For me, the most stressful part of traveling with my nut-allergic daughter is restaurants. When you're away from home and staying at a hotel, restaurants are your main source of food. As someone who watches "Ramsay's Kitchen Nightmares" on BBC America, that is a pretty scary reality for me. The bottom line is that you just never know what is going on in a restaurant kitchen and who is doing the cooking. As we know, restaurant workers vary widely in their knowledge and understanding of food allergies. So the pressure is on us to communicate and navigate menus and establishments on our own. Yes, some restaurants do a stellar job, but you always have to do your research prior to eating.
Less is more. When evaluating a restaurant for allergic folks, seek our restaurants with small, simple menus. Why? Well, big menus that feature everything under the sun usually contain several off-limits items and cross-contact risk becomes greater. Also, the bigger the menu, the more likely that several chefs are cooking at once and again, cross-contact is an issue.
Find out what kind of oil they use for frying. This is especially important if a fried dish is one of a resto's specialities. When we travel, we call restaurants with lots of fried items and ask if they use peanut oil. If they do, we skip it. I've heard a lot about the "cold-pressed" vs "refined" peanut oil debate and some people insist that peanut oil is safe. The thing is, people have reacted to peanut oil -- some fatally -- and I would also argue that if you tell restaurant staff that you can have peanut oil with a peanut allergy, you're sending them a mixed message that may result in other kitchen mishaps. Plus, no peanut oil is 100% free of peanut protein, so for me, that's dancing too close to the mouth of the volcano. Many times, restaurants tell us that they use canola oil, and we have staff confirm this from the kitchen. These are the restos we feel good visiting. If you want to be absolutely safe, peanut oil is out and canola is in. Minimize your risk ahead of time and you'll have a better experience.
Get the menu in advance. Most places have their menu displayed outside the restaurant and in many cases you can get menus online. This is hugely helpful--don't skip this step! Knowledge of the menu helps you to avoid places that emphasize items that your allergic family members need to avoid.
Pay attention to salads. Salads are one of my daughter's favorite meals, especially Greek salads (no doubt a heritage thing since my husband is Greek.) However, salads can be high risk so before you let your child order one, examine what other salads are on offer. Do any of the salads contain nuts or nut oils in the dressings? If so, don't order a salad. The reason? Sometimes chefs untrained in food allergy simply pick the nuts off of a prepared salad and serve it--this makes for a potential reaction because the salad is then contaminated. Dressings look alike and can be mistaken for each other. Side note: my daughter knows to do this already. When she ordered a Greek salad, I opened my mouth to say--let's look at the other salads first--and she already had read the menu. None of them contained nuts. One more reason to involve your kids in the menu-reading process, even when they are young. It's great when they take responsibility for their own allergies.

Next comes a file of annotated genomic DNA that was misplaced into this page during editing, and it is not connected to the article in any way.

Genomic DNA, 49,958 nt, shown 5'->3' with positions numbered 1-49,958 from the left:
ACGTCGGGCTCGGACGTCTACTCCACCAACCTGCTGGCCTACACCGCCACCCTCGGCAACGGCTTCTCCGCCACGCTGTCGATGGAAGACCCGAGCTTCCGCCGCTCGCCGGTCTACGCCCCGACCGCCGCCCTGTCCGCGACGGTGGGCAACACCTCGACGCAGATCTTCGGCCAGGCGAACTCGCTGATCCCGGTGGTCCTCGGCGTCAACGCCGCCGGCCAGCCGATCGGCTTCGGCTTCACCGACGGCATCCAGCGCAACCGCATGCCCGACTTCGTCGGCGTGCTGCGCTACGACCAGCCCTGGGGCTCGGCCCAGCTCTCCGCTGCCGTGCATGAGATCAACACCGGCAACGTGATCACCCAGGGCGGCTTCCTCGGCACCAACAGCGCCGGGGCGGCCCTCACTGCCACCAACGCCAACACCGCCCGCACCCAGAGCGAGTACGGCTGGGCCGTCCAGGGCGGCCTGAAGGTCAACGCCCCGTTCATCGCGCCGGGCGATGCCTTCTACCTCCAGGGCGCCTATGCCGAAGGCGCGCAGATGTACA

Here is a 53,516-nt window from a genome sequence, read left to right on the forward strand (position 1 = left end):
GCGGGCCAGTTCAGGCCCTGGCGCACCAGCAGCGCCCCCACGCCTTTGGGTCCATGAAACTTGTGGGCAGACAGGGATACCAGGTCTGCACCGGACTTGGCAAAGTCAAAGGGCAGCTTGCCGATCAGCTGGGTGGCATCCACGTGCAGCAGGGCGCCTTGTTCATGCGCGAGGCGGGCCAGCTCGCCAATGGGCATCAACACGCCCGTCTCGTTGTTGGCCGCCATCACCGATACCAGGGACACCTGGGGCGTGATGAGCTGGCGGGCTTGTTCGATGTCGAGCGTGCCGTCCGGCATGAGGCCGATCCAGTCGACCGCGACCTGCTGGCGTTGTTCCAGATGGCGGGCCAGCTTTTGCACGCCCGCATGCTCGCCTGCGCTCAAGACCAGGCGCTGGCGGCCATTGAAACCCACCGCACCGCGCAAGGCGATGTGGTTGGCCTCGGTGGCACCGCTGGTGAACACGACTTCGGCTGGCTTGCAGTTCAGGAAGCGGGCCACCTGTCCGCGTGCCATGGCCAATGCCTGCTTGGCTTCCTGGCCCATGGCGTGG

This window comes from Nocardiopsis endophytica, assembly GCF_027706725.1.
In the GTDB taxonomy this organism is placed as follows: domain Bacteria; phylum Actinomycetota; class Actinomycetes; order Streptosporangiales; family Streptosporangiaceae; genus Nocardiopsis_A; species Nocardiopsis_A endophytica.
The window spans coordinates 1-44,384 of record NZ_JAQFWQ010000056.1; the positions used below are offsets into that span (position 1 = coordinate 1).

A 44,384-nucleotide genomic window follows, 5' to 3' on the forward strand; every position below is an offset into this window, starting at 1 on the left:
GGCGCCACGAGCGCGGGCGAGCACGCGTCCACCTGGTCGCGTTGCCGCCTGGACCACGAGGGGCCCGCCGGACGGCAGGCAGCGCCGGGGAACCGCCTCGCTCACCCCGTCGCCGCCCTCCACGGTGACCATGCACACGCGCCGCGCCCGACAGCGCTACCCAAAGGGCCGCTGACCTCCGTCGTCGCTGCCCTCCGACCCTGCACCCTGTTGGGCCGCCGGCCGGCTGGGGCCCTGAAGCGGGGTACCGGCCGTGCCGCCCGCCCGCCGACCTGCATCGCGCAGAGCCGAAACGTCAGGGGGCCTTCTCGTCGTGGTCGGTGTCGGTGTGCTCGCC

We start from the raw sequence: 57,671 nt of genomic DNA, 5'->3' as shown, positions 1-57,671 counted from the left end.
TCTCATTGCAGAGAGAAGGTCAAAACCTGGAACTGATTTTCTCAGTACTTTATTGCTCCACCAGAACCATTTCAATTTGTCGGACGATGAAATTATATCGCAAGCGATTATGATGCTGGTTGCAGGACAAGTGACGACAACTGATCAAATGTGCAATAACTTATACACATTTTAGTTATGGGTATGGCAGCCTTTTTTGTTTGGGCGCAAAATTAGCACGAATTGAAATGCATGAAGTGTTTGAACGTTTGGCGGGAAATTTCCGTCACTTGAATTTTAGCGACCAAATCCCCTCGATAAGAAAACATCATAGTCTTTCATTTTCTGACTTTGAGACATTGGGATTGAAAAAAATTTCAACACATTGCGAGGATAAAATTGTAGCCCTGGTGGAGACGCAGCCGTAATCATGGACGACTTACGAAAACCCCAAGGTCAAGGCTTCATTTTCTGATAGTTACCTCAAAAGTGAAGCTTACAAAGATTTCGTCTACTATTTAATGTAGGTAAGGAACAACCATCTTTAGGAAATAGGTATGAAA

Take the pressure off with some non-restaurant meals. We made sure to get a room with a refrigerator, enabling us to give our kids some cereal for breakfast or simple snacks. We also had a picnic dinner and lunch during our vacation using items we purchased from the local grocery store. Our kids really enjoyed picking out foods for our picnics and our allergic daughter felt more in control and more relaxed. Our picnics were some of our best times while on our trip--and it was the one time I wasn't on alert for allergic reaction. I needed a break--and so will you. Adding a few non-restaurant meals to your trip is not only stress-saving, it's money-saving as well.
AllerDine and Allergy Eats. These two food allergy restaurant guides help you decide where to eat by offering a database of U.S. restaurants that are rated according to your specific allergen. If you travel and find a good place to eat (or a bad place) don't forget to share your experience on these helpful web sites! www.allerdine.com and www.allergyeats.com